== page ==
"I think talks are stalled right now," Sen. Richard Shelby, R-Ala., said Sunday on "Fox News Sunday." "I'm not confident we're going to get there."

Sen. Jon Tester, D-Mont., who appeared on the same program, agreed: "We are not to the point where we can announce a deal."

But Mulvaney did signal that the White House would prefer not to have a repeat of the last shutdown, which stretched more than a month, left more than 800,000 government workers without paychecks, forced a postponement of the State of the Union address and sent Trump's poll numbers tumbling. As support in his own party began to splinter, Trump surrendered after the shutdown hit 35 days without getting money for the wall.

This time, Mulvaney signaled that the White House may be willing to take whatever congressional money comes — even if less than Trump's goal — and then supplement that with other government funds.

"The president is going to build the wall. That's our attitude at this point," Mulvaney said on Fox. "We'll take as much money as you can give us, and we'll go find the money somewhere else, legally, and build that wall on the southern border, with or without Congress."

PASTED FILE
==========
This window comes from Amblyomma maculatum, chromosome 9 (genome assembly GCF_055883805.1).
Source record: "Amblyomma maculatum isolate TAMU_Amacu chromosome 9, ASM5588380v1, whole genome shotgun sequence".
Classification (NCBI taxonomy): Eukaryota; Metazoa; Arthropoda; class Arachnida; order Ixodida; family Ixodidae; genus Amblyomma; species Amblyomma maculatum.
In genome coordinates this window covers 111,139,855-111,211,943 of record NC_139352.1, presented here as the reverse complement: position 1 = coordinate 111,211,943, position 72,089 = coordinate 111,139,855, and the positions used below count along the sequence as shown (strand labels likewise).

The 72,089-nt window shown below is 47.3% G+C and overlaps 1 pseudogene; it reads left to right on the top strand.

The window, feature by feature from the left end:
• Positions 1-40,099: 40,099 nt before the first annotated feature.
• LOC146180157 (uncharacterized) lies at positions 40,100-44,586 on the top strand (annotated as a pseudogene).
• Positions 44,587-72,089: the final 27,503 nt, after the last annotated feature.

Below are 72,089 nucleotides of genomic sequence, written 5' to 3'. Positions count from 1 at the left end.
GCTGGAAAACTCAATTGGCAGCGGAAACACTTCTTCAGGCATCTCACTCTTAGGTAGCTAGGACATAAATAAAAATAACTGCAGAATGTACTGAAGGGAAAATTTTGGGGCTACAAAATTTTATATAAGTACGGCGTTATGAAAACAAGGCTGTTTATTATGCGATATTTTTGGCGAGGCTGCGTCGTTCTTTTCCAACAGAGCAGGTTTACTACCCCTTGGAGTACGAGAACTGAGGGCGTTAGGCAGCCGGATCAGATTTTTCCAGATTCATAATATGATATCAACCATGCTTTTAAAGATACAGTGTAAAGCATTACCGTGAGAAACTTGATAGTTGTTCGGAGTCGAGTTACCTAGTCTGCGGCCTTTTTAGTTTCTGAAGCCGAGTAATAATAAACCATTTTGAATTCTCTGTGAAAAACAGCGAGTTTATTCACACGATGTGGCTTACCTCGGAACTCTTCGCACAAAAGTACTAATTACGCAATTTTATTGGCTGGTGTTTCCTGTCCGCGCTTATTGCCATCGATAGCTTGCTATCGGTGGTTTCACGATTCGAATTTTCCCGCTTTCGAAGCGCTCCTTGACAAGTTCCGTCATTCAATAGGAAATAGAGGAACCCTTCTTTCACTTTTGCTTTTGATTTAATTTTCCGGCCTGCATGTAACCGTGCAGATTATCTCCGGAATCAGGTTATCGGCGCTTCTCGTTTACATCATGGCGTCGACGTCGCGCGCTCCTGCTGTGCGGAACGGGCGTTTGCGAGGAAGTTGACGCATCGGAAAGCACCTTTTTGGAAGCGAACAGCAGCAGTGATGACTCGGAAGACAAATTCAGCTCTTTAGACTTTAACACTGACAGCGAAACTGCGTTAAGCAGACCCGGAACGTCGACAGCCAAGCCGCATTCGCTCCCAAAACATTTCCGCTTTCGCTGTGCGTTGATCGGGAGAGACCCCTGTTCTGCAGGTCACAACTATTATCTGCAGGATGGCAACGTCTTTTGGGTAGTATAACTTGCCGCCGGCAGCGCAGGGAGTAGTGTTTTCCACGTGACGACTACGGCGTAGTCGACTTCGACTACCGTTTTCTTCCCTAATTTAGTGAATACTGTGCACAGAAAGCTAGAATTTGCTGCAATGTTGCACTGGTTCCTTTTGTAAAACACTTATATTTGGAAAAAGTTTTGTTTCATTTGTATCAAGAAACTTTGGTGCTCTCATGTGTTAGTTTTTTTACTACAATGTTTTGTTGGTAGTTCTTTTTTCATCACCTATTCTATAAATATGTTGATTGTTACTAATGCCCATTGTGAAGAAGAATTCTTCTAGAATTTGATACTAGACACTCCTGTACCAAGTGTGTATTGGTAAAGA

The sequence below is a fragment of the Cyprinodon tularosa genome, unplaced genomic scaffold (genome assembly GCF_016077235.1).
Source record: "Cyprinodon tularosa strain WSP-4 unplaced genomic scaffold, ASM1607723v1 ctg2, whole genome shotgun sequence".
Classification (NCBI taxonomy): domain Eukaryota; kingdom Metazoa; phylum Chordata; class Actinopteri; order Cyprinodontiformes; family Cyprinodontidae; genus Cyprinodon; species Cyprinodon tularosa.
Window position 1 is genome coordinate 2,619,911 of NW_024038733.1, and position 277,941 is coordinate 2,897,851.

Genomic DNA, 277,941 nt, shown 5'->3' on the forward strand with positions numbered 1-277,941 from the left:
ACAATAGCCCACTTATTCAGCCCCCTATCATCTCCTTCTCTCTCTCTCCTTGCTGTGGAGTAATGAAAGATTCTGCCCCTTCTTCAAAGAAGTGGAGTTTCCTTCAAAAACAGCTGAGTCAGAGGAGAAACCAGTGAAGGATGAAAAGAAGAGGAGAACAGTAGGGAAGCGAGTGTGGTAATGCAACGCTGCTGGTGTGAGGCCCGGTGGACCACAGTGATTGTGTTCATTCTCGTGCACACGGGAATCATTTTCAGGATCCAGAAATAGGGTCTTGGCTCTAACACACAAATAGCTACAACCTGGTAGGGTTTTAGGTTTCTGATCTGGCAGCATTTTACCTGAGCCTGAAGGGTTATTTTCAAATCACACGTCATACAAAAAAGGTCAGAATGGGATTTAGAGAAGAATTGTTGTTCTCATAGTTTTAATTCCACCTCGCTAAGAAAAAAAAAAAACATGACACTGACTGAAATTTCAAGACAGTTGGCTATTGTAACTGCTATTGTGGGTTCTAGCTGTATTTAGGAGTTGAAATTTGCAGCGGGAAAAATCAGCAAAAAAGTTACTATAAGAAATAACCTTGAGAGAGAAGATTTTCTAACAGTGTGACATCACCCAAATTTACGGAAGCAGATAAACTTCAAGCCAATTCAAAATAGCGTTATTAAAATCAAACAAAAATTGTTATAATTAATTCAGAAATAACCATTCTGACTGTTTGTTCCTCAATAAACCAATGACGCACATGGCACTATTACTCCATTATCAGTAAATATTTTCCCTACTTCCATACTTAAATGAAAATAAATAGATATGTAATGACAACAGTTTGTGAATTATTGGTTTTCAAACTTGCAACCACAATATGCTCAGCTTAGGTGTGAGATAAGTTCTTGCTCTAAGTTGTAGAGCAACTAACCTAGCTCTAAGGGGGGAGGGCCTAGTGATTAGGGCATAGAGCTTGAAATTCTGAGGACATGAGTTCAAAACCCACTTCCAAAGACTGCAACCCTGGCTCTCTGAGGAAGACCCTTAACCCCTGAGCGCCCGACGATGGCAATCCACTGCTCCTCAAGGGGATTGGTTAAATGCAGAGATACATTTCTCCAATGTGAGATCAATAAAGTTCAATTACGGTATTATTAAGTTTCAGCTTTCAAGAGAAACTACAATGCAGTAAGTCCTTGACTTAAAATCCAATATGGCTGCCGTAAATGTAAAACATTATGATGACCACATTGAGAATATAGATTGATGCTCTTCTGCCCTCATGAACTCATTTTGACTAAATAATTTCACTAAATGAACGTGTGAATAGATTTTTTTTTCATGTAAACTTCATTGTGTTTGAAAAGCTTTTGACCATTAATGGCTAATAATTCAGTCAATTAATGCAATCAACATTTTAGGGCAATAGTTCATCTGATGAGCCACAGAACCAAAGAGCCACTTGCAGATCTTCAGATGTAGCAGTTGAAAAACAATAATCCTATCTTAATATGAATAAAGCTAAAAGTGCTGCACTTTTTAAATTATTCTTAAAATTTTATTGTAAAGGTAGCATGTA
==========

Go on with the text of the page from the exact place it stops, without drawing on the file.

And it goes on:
The president's supporters have suggested that Trump could use executive powers to divert money from the federal budget for wall construction, though it was unclear if he would face challenges in Congress or the courts. One provision of the law lets the Defense Department provide support for counterdrug activities.

But declaring a national emergency remained an option, Mulvaney said, even though many in the administration have cooled on the prospect. A number of powerful Republicans, including Senate Majority Leader Mitch McConnell, R-Ky., have also warned against the move, believing it usurps power from Congress and could set a precedent for a future Democratic president to declare an emergency for a liberal political cause.

The fight over ICE detentions goes to the core of each party's view on immigration.

Republicans favor tough enforcement of immigration laws and have little interest in easing them if Democrats refuse to fund the Mexican border wall. Democrats despise the proposed wall and, in return for border security funds, want to curb what they see as unnecessarily harsh enforcement by ICE.

People involved in the talks say Democrats have proposed limiting the number of immigrants here illegally who are caught inside the U.S. — not at the border — that the agency can detain. Republicans say they don't want that cap to apply to immigrants caught committing crimes, but Democrats do.

In a series of tweets about the issue, Trump used the dispute to cast Democrats as soft on criminals. He charged in one tweet: "The Border Committee Democrats are behaving, all of a sudden, irrationally. Not only are they unwilling to give dollars for the obviously needed Wall (they overrode recommendations of Border Patrol experts), but they don't even want to take muderers into custody! What's going on?"